Boat Safety Scheme publishes outcomes from consultation in to hire boats requirements

Following the public consultation in Autumn 2015 on proposed changes to the Boat Safety Scheme (BSS) for holiday and day hire boats, the BSS has published the agreed outcomes and actions. Most of the proposed changes had maintained stakeholder support through the consultation and so they will be implemented as set out in the consultation, with the main exception that in taking account of the weight and extent of the comments received, it has been decided to implement the revised BSS hire boat requirements from April 2017, 12 months later than proposed in the consultation.

Graham Watts, the BSS manager said: “We want to thank all the contributors to the consultation and to the earlier Hirer Safety Review. Your comments and views have been immensely valuable in refining and improving the existing out-dated BSS Standards.

“Although the navigation authorities are reasonably pushing back the implementation date, because risks have been exposed by the review, hire operators are urged to adopt the new requirements as soon as practical in the time leading up to the implementation date.

“The BSS will publish the detailed checks as soon as we can to support this recommendation.”

Existing 2002 non-private BSS certificates on hire boats will continue to be recognised until they expire, but this is in the expectation that all hire craft will meet the new revised requirements from April 2017.

Other items that raised comments in the consultation were for a) crew area and limitation labels; b) for the slip resistant surfaces on those outside crew areas and c) for signs or indicators of the area where there is a risk of being knocked overboard by an uncontrolled swing of a narrowboat’s tiller arm.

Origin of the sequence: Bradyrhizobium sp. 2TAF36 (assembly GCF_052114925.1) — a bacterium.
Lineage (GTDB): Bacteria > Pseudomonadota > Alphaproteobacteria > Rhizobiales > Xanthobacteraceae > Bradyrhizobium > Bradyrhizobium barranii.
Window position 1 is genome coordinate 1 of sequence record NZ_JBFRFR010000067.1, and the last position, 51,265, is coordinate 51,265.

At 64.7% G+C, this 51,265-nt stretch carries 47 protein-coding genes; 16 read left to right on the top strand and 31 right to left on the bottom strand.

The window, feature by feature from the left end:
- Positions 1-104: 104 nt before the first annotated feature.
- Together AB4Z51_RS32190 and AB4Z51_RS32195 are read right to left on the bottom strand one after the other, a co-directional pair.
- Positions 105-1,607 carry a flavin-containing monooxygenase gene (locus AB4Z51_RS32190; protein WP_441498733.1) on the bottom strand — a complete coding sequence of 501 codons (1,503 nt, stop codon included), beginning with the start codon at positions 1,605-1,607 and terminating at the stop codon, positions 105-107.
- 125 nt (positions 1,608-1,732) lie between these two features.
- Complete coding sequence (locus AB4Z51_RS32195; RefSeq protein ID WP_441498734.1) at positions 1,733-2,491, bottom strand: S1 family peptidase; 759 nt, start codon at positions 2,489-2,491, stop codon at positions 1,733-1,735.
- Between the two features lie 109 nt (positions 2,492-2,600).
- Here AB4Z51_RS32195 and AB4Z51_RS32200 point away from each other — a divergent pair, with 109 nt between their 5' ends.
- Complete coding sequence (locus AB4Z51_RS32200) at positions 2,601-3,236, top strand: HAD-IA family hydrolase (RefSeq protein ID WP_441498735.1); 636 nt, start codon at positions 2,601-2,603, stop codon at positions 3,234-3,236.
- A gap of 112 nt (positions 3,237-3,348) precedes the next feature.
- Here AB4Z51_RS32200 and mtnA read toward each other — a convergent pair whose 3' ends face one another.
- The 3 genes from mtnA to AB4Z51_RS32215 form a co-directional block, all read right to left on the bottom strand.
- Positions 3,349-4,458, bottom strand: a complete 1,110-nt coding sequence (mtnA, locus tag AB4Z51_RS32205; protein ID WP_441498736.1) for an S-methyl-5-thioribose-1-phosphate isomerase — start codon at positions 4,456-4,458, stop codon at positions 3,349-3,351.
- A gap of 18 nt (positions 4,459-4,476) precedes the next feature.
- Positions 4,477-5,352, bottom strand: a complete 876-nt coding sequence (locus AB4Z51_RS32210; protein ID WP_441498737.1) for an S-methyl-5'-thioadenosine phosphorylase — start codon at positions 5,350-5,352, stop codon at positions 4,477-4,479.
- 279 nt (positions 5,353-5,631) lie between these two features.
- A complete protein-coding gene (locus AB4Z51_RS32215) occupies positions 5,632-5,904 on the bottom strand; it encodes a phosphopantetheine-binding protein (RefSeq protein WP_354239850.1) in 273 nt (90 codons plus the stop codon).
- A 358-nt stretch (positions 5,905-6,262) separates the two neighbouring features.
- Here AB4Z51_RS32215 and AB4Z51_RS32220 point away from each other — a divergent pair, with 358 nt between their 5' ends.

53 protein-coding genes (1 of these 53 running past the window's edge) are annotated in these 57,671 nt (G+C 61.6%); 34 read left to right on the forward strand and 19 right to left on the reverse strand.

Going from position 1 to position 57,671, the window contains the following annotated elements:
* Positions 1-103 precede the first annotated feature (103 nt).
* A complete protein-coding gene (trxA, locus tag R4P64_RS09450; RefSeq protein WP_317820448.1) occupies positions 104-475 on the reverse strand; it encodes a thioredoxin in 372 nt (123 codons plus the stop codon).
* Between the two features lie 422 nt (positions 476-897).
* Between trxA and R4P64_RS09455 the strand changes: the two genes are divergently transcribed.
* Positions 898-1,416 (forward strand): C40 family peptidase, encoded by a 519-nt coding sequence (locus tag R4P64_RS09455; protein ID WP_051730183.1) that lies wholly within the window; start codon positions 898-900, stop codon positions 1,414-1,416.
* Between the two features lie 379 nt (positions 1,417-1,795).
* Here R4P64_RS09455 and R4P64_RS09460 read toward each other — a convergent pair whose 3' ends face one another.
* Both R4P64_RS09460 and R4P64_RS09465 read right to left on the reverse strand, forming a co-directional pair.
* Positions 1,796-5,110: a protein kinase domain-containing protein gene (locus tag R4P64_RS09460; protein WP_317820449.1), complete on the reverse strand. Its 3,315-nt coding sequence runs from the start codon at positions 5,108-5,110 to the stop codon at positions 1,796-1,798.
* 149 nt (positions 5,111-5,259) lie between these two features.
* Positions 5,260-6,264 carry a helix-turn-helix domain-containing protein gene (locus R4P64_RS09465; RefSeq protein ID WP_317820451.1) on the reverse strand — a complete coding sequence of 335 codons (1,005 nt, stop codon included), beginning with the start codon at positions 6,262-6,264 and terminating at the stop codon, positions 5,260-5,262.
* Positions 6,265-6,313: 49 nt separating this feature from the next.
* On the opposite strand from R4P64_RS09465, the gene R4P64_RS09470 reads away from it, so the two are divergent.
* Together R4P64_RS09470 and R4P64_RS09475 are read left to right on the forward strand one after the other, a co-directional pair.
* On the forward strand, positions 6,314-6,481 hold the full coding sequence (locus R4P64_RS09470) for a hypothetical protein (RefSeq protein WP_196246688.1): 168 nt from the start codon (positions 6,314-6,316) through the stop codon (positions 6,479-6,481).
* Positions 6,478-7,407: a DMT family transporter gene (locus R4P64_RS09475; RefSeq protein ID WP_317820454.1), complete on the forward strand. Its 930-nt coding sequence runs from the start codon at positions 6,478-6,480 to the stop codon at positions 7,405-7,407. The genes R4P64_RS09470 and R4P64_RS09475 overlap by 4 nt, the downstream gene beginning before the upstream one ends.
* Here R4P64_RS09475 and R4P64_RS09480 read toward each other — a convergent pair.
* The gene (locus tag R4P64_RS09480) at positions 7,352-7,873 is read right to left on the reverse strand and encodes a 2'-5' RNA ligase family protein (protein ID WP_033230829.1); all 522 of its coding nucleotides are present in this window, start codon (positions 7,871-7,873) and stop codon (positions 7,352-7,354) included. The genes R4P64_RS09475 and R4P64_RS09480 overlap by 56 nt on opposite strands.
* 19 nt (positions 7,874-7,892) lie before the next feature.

Crew areas
Regarding crew areas and labels the BSS wanted to clarify that ‘crew areas’ would be defined by the hire boat operator and that any signage is there to support the handover process by acting as a reminder of the instructions given while the boat is out on hire.

The role of the BSS Examiner will be to assess the condition of the sign to ensure it remains in place and legible.

Concerns were raised regarding the extent of the slip-resistant surface and the need for an objective assessment of the provision and the surface treatment condition.

The extent of the slip-resistant surface will be established by the hire operator when determining the crew area. Detailed information on the checking procedures will be published as soon as possible and the BSS remains confident that any finalised check will allow for both, consistent application at BSS examination and for operators to easily self-assess their boats for compliance.

The BSS accepted there needed to be clarification that the requirement regarding tiller arm swing warning would only apply to narrowboats and would not apply to yachts.

The BSS will also ensure the alternative compliance option for a warning sign in sight of the helm position is clearly promoted as it appears that the choice may have been overlooked by many respondents.

Critically, the application of both proposed requirements on crew area labels and slip resistant surfaces will depend on the outcomes from a forthcoming consultation by the Association of Inland Navigation Authorities (AINA)/British Marine (BM)/Maritime and Coastguard Agency (MCA) on their proposals regarding the review and implementation of their Hire Boat Code, it is expected later this year and with the outcomes made available soon afterwards.

The BSS will be publishing the new and amended checks in detail in April 2016 on its website. And It will be asking navigation authorities and trade associations to help make the hire boat operators they are in contact with aware of the new information.

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